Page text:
This is a very intelligent question. More things separate Rainsford and General Zaroff than make them alike for most of the story. For example, even though they are both hunters, Rainsford would never think of hunting humans, like Zaroff. However, at the end of the story, something interesting happens, which may suggest that Rainsford is very much like General Zaroff.
Towards the end of the story, Rainsford decides that he must do something other than flee or wait if he is going to survive. He, therefore, decides to go on the offensive. He will go to Zaroff. This surprises Zaroff, because when he gets home he sees that Rainsford is waiting for him.
Zaroff admits that he lost the "game." At this point, the reader wonders how the story will end. The reader is not left to wonder. Rainsford never slept a better night in Zaroff's bed. The implication is that Rainsford killed him. This makes Rainsford as bad a Zaroff. In this sense, they might be the same.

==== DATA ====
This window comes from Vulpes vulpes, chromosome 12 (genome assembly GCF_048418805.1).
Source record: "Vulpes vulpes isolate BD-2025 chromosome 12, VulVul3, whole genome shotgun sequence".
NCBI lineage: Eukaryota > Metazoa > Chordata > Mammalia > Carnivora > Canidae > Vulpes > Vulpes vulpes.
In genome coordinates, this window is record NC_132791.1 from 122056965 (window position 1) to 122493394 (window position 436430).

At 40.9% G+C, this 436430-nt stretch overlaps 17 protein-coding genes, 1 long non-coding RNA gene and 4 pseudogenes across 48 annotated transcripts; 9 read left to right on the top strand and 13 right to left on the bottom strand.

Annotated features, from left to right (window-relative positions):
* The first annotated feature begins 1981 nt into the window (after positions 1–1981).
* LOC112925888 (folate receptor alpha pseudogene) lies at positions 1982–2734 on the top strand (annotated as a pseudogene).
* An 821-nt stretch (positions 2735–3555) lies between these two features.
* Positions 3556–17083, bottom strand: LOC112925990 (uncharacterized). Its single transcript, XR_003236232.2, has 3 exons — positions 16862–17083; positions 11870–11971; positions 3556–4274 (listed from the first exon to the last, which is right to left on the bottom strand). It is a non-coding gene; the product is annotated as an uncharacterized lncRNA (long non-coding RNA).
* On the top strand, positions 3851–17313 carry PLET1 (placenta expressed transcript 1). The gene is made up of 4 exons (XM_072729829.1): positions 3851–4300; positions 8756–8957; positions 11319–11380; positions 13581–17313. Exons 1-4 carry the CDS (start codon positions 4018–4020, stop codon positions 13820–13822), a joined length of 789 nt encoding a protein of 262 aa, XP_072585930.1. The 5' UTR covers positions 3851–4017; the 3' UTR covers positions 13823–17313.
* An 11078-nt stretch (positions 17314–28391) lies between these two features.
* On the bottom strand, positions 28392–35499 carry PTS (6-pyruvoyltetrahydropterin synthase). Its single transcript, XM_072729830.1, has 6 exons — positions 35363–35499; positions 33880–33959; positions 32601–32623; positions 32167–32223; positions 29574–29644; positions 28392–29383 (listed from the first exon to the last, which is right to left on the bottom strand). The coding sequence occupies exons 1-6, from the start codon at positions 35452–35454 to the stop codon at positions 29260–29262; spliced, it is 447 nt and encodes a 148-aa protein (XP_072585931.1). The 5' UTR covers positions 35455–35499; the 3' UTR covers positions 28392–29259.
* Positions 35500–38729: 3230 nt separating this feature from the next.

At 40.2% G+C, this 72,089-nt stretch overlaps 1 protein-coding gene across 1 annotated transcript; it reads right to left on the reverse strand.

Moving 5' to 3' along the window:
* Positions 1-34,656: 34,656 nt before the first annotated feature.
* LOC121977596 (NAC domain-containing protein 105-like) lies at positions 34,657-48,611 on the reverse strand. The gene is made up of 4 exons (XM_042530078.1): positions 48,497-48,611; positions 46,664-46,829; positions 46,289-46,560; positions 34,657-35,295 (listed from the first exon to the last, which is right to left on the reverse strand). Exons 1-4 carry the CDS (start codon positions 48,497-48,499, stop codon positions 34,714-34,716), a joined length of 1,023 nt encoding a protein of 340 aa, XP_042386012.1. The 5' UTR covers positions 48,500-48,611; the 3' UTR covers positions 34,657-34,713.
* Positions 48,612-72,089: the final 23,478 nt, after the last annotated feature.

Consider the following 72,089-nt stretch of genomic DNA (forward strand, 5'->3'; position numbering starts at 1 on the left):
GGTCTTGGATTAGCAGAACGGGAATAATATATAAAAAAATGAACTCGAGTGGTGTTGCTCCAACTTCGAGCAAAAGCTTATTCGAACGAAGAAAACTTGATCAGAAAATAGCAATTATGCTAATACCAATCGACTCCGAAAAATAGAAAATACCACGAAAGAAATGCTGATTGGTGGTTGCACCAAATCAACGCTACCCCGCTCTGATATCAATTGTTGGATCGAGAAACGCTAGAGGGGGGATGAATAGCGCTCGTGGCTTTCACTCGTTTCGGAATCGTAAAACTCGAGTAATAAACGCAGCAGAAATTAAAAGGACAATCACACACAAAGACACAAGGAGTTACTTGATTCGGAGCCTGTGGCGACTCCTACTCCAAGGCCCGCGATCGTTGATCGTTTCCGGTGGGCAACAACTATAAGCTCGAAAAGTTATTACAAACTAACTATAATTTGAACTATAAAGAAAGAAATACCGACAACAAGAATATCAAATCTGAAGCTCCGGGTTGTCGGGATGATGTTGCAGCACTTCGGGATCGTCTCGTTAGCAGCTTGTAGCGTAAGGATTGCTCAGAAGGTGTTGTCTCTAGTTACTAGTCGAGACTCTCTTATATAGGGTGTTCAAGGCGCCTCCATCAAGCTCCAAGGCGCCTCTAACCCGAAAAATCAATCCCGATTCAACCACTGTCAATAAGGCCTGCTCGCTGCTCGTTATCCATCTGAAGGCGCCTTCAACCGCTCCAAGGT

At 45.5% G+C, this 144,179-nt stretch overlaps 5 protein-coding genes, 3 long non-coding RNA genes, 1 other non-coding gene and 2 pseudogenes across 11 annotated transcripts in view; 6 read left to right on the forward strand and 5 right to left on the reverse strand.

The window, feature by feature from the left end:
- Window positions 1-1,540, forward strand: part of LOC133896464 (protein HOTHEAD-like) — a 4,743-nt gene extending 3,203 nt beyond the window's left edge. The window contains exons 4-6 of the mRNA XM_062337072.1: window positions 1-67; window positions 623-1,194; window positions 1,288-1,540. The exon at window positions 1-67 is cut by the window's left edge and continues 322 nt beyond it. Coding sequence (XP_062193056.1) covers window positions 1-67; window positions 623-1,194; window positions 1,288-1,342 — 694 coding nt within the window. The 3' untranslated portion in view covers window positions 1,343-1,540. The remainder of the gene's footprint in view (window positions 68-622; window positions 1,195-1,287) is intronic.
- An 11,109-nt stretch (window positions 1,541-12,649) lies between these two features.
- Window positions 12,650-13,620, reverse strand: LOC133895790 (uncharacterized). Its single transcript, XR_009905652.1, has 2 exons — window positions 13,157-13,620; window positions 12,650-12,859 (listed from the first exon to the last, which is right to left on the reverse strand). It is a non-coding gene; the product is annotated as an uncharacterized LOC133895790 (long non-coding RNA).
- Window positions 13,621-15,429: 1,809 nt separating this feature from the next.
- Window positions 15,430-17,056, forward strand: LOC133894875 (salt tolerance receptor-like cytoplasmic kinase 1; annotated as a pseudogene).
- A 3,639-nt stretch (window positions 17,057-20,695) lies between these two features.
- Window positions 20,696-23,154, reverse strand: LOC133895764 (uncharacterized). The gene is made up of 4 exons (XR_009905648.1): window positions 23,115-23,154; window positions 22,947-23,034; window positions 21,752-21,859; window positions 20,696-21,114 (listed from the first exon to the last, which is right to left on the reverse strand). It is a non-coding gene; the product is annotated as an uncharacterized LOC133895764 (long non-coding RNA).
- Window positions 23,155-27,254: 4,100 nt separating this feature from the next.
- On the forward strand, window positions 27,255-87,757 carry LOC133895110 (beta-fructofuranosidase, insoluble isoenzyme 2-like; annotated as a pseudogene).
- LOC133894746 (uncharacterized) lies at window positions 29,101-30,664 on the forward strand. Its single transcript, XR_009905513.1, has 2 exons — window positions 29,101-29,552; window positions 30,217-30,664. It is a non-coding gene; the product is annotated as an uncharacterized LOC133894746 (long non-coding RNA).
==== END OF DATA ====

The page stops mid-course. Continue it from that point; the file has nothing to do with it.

Here is the text:
Rainsford did not smile. "I am still a beast at bay," he said, in a low, hoarse voice. "Get ready, General Zaroff."
The general made one of his deepest bows. "I see," he said. "Splendid! One of us is to furnish a repast for the hounds. The other will sleep in this very excellent bed. On guard, Rainsford." . . .
He had never slept in a better bed, Rainsford decided.